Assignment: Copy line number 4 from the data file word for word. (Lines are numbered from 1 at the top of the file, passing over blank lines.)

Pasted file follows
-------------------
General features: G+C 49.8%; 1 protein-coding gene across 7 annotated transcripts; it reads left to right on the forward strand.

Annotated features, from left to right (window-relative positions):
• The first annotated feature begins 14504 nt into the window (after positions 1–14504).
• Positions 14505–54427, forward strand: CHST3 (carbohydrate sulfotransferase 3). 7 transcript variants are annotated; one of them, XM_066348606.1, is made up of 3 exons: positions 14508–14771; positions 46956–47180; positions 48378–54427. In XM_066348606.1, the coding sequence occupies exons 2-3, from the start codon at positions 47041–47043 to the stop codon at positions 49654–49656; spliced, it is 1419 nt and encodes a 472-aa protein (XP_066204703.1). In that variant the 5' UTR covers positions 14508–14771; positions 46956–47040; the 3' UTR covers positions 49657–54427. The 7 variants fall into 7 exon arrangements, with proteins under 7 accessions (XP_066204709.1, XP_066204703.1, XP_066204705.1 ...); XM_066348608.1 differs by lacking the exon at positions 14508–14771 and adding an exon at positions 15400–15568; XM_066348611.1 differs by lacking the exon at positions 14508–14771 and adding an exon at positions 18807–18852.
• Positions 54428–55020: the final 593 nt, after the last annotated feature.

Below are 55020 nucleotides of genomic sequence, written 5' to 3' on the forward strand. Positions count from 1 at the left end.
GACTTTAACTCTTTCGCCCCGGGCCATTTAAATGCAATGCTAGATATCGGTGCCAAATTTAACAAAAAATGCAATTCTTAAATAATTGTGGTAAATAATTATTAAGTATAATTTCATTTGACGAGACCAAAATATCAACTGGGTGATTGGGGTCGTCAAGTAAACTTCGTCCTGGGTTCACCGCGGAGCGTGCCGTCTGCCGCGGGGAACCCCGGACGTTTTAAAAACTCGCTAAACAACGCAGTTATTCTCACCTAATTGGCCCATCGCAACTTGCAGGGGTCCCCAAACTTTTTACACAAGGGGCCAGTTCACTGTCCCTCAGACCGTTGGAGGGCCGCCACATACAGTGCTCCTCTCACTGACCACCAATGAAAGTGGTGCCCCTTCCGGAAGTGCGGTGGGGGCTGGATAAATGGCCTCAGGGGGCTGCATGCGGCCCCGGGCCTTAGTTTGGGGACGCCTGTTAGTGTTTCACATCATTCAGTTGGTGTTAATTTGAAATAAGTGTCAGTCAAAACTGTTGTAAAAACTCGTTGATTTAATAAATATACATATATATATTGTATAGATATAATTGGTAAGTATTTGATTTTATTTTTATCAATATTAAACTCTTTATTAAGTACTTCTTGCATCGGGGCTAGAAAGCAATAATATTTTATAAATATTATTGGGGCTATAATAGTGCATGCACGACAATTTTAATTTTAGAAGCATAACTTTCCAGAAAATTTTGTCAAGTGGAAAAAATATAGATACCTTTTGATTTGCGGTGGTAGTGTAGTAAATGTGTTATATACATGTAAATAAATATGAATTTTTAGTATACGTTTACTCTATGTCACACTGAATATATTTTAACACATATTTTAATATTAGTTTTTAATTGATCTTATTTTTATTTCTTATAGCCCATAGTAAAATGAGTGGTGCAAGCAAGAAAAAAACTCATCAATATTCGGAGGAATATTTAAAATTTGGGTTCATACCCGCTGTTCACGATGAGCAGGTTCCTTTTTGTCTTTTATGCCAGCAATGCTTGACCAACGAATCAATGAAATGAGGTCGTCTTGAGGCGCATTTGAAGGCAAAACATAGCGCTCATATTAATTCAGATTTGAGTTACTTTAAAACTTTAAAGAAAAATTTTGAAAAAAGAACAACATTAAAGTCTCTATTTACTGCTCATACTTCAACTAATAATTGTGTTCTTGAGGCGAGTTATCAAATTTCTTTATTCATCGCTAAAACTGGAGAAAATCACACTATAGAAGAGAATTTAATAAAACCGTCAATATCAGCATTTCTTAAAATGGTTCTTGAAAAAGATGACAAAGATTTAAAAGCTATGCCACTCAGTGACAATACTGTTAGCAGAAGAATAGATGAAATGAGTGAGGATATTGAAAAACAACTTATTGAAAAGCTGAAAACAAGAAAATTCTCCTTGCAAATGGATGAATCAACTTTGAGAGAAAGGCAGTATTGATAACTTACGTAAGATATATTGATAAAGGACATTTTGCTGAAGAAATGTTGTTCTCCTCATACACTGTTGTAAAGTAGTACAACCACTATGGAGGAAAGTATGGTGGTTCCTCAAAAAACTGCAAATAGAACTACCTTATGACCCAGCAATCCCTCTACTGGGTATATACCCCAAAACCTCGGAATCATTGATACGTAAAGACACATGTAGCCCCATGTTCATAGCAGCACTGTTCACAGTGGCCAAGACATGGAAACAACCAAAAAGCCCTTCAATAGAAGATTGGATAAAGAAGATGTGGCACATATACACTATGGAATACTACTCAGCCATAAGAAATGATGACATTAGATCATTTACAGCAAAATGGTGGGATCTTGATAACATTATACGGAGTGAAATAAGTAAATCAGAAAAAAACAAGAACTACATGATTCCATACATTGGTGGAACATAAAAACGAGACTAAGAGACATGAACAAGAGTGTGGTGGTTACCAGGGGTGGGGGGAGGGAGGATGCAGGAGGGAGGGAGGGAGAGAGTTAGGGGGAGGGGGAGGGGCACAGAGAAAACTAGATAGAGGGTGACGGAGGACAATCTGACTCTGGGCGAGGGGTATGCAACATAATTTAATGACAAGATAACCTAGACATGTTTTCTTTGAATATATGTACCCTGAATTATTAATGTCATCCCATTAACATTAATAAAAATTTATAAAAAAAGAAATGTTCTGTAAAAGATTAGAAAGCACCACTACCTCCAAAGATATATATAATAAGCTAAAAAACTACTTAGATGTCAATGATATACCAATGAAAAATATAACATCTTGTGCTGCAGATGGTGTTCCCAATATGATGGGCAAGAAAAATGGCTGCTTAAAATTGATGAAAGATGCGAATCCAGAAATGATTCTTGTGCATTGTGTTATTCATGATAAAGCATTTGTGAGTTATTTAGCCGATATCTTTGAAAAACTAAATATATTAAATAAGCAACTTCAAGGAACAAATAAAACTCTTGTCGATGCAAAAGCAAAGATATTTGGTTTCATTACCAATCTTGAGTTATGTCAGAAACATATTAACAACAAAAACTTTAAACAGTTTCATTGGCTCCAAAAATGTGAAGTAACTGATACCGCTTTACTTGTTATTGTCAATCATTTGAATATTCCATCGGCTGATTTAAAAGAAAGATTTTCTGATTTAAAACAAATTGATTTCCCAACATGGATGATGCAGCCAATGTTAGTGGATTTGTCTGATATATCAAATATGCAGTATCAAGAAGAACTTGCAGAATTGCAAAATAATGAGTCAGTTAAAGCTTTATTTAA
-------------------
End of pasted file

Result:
• Positions 14505–54427, forward strand: CHST3 (carbohydrate sulfotransferase 3). 7 transcript variants are annotated; one of them, XM_066348606.1, is made up of 3 exons: positions 14508–14771; positions 46956–47180; positions 48378–54427. In XM_066348606.1, the coding sequence occupies exons 2-3, from the start codon at positions 47041–47043 to the stop codon at positions 49654–49656; spliced, it is 1419 nt and encodes a 472-aa protein (XP_066204703.1). In that variant the 5' UTR covers positions 14508–14771; positions 46956–47040; the 3' UTR covers positions 49657–54427. The 7 variants fall into 7 exon arrangements, with proteins under 7 accessions (XP_066204709.1, XP_066204703.1, XP_066204705.1 ...); XM_066348608.1 differs by lacking the exon at positions 14508–14771 and adding an exon at positions 15400–15568; XM_066348611.1 differs by lacking the exon at positions 14508–14771 and adding an exon at positions 18807–18852.